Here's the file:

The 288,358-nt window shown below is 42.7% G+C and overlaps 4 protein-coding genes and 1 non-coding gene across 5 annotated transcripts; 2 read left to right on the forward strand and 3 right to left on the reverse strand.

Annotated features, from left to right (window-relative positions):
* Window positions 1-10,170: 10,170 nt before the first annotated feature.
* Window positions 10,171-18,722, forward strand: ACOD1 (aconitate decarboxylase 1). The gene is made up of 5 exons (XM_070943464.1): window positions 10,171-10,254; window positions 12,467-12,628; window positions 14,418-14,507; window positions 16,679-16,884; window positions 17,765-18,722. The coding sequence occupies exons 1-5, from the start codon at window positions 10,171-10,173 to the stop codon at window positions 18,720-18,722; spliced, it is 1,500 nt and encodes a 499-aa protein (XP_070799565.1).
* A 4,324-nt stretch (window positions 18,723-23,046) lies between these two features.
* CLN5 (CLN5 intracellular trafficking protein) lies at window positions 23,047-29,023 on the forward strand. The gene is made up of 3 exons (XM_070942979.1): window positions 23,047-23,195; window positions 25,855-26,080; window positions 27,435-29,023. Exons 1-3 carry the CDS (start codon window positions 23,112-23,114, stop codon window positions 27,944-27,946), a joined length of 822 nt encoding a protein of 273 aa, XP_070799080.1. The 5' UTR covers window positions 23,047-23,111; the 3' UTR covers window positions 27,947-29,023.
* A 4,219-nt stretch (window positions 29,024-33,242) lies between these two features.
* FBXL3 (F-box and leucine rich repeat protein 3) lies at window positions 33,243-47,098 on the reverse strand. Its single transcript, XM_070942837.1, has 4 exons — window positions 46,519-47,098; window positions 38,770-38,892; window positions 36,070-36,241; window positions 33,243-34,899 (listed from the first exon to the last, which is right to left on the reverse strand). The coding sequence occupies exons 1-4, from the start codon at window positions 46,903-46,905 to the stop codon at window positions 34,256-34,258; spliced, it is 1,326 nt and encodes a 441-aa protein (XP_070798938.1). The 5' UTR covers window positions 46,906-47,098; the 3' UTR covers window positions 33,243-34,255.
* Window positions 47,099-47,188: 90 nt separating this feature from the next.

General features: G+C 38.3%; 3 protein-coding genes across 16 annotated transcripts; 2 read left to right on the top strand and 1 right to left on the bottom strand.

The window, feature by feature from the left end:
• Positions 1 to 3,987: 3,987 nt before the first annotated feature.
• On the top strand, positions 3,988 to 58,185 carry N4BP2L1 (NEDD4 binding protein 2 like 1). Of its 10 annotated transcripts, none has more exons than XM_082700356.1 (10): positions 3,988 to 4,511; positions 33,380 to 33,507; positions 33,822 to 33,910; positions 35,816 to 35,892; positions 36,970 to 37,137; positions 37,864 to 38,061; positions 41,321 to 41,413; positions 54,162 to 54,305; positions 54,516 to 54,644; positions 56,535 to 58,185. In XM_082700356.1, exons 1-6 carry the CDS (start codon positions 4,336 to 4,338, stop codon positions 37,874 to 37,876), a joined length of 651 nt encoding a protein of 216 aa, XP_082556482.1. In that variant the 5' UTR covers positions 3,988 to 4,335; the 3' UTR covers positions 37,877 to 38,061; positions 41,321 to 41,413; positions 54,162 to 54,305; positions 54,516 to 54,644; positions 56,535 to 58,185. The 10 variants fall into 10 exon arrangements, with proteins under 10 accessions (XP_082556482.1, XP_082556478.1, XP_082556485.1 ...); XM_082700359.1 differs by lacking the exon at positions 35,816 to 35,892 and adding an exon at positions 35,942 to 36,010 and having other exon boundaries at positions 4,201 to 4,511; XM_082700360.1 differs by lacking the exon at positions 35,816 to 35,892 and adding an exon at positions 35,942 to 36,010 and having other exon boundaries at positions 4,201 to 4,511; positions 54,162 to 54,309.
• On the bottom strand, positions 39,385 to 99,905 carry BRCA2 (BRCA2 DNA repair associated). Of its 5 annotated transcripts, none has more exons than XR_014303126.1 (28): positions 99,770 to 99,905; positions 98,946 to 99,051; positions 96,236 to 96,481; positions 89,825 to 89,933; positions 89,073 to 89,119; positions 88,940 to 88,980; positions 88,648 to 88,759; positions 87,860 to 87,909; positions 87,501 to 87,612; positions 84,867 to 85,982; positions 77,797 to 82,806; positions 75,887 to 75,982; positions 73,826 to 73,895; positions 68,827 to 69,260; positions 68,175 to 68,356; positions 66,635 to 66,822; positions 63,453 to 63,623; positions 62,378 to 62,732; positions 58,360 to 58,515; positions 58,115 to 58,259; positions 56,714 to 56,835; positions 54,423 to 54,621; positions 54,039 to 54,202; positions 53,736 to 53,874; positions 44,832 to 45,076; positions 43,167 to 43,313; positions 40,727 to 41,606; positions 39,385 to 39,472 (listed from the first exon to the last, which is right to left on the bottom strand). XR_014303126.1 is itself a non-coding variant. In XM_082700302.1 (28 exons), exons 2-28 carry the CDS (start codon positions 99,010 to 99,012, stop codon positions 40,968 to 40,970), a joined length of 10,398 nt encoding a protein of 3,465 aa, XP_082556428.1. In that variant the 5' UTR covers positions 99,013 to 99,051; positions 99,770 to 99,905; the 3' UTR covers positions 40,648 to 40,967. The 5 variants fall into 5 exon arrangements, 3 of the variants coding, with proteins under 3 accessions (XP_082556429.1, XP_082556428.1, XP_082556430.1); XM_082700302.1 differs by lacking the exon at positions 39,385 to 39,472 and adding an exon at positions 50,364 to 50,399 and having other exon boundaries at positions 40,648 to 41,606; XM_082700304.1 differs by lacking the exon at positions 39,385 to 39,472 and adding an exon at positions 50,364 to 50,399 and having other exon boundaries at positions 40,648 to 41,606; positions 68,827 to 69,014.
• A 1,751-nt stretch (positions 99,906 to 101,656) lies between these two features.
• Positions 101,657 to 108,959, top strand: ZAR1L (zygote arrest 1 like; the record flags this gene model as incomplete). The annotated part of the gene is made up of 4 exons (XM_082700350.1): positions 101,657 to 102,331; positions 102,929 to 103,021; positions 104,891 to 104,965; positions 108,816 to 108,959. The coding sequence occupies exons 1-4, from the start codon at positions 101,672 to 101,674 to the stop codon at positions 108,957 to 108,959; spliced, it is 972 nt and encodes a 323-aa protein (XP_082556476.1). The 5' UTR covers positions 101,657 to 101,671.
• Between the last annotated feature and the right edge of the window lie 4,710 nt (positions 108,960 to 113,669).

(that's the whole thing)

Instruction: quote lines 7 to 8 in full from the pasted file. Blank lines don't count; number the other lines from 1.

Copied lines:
* A 4,219-nt stretch (window positions 29,024-33,242) lies between these two features.
* FBXL3 (F-box and leucine rich repeat protein 3) lies at window positions 33,243-47,098 on the reverse strand. Its single transcript, XM_070942837.1, has 4 exons — window positions 46,519-47,098; window positions 38,770-38,892; window positions 36,070-36,241; window positions 33,243-34,899 (listed from the first exon to the last, which is right to left on the reverse strand). The coding sequence occupies exons 1-4, from the start codon at window positions 46,903-46,905 to the stop codon at window positions 34,256-34,258; spliced, it is 1,326 nt and encodes a 441-aa protein (XP_070798938.1). The 5' UTR covers window positions 46,906-47,098; the 3' UTR covers window positions 33,243-34,255.